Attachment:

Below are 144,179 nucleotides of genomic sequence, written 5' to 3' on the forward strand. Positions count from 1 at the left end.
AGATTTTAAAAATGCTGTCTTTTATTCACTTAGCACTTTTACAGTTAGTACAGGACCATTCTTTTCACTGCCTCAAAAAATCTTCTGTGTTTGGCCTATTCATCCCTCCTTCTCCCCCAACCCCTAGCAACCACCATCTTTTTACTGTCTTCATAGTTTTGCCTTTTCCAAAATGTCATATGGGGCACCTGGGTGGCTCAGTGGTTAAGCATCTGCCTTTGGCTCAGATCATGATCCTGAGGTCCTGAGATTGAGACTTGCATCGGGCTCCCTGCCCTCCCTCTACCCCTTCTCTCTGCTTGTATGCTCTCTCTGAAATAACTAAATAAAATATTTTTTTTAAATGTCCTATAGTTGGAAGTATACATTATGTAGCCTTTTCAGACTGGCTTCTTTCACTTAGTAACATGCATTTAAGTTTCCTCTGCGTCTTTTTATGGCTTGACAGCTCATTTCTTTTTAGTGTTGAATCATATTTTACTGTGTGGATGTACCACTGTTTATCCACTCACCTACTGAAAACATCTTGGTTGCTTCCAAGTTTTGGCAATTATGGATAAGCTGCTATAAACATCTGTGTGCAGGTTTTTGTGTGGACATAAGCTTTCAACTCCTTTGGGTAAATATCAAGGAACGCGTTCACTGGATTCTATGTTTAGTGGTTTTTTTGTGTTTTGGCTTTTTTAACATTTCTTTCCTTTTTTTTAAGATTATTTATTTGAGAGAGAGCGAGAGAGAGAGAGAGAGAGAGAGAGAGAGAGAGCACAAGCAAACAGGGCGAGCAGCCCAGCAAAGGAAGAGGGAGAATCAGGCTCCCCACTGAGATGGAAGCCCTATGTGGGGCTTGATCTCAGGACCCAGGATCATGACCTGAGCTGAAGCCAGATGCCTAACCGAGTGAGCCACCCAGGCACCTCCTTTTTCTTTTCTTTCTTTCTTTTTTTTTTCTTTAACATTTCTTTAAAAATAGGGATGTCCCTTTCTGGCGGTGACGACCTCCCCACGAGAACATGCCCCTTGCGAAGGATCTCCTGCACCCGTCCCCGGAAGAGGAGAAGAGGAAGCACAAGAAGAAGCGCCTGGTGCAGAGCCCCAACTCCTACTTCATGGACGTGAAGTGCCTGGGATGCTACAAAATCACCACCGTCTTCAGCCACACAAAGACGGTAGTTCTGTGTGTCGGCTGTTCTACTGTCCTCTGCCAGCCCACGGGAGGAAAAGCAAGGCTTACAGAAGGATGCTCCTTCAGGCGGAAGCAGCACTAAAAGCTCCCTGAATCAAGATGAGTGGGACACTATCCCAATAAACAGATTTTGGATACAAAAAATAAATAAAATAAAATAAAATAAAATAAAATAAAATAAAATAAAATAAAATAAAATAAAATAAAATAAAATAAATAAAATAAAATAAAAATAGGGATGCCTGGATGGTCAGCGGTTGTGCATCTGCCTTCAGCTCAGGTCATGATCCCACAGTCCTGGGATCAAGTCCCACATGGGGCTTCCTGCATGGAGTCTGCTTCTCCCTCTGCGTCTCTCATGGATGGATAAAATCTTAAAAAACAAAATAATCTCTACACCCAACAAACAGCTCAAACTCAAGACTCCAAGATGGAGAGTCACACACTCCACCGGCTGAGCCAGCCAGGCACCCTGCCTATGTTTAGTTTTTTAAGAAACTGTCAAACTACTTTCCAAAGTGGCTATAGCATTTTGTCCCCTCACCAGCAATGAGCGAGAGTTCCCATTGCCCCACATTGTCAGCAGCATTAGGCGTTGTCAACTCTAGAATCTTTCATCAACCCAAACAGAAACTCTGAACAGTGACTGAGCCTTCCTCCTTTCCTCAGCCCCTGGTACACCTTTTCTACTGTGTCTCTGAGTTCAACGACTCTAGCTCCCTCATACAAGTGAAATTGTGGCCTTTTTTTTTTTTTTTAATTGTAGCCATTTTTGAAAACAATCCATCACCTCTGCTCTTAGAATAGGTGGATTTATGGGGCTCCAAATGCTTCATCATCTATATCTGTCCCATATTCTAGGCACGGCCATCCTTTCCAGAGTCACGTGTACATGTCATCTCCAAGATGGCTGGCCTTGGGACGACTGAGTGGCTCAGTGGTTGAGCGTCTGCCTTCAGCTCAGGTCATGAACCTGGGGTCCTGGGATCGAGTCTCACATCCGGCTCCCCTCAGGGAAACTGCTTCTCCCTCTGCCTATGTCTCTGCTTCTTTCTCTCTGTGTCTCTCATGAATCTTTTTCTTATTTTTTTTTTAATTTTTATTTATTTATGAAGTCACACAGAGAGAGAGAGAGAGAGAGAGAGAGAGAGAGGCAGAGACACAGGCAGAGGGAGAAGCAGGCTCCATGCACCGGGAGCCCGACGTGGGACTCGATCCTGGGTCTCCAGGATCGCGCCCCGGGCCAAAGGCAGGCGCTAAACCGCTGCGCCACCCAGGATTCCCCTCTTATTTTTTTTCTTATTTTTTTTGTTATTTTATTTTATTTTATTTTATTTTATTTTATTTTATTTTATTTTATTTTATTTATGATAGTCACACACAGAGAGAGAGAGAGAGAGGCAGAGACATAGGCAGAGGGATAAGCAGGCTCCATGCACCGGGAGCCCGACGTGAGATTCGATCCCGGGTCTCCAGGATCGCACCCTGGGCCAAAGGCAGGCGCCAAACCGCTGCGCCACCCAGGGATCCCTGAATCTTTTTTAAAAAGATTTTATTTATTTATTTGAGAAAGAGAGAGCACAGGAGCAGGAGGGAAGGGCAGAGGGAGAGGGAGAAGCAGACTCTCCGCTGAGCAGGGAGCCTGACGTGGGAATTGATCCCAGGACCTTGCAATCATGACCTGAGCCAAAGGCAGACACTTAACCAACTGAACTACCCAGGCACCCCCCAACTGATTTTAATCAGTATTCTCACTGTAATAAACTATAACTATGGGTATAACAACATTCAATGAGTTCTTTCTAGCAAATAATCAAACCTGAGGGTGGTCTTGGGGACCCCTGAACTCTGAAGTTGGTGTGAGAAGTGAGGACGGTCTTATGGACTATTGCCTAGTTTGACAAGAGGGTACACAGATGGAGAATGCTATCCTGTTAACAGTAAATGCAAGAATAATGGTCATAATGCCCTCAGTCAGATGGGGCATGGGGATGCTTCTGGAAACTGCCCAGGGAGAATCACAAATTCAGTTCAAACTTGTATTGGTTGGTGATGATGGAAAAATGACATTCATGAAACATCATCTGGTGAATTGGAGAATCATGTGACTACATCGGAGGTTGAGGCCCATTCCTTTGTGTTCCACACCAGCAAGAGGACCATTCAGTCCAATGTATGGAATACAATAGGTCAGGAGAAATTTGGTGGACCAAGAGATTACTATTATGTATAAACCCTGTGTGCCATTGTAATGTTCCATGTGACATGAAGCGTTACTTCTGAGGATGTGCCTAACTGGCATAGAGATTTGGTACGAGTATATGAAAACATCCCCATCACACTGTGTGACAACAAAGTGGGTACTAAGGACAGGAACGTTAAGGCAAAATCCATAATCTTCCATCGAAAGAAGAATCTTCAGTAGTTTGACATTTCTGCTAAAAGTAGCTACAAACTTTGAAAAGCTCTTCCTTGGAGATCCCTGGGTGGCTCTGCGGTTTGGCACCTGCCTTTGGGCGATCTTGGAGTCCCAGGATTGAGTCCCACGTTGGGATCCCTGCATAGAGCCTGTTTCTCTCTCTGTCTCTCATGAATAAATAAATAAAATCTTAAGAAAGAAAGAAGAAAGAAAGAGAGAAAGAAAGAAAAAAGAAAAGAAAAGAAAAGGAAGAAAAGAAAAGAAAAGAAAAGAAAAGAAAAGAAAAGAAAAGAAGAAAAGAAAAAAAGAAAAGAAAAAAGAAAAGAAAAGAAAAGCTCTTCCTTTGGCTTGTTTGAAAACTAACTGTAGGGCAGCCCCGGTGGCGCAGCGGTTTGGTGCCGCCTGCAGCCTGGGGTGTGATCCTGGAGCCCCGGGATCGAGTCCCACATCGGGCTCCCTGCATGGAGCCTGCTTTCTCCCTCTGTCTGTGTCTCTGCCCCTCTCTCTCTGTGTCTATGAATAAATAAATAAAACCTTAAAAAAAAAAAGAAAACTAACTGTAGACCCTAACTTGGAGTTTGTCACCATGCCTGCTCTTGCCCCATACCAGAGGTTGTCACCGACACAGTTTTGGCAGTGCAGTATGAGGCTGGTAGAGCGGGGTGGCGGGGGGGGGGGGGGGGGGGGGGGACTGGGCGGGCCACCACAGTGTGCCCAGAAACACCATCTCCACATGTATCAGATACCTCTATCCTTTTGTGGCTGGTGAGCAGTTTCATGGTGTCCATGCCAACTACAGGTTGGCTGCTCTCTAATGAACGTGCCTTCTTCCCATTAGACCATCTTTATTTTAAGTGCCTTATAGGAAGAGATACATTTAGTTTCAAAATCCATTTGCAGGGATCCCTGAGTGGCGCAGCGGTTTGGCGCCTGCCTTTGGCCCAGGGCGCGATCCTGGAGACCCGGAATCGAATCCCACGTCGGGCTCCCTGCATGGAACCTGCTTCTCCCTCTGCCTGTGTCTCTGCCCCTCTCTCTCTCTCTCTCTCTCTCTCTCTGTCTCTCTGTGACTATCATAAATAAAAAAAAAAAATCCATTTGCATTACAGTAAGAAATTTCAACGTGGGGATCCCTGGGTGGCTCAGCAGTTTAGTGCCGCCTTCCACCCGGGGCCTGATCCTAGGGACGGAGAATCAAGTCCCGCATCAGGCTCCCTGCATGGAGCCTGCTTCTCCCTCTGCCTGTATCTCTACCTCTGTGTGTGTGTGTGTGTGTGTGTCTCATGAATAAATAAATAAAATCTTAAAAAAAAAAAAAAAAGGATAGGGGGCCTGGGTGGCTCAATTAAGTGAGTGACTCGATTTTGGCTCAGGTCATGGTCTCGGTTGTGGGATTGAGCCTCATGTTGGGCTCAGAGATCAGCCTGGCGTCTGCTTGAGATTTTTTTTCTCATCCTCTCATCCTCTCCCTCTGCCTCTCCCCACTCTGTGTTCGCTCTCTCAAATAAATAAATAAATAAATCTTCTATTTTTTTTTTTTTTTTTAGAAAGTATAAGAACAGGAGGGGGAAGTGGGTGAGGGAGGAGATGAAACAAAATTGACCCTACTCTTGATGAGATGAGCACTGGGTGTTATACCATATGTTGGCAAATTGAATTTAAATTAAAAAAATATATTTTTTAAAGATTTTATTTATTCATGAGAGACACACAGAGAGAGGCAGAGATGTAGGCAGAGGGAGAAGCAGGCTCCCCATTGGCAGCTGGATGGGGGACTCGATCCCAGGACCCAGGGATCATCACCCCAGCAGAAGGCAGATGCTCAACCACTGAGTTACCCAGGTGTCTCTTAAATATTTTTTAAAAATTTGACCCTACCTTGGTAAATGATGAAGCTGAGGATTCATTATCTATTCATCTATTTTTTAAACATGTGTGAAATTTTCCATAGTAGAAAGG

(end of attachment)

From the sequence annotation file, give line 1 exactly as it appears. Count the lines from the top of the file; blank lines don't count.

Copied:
Below are 144,179 nucleotides of genomic sequence, written 5' to 3' on the forward strand. Positions count from 1 at the left end.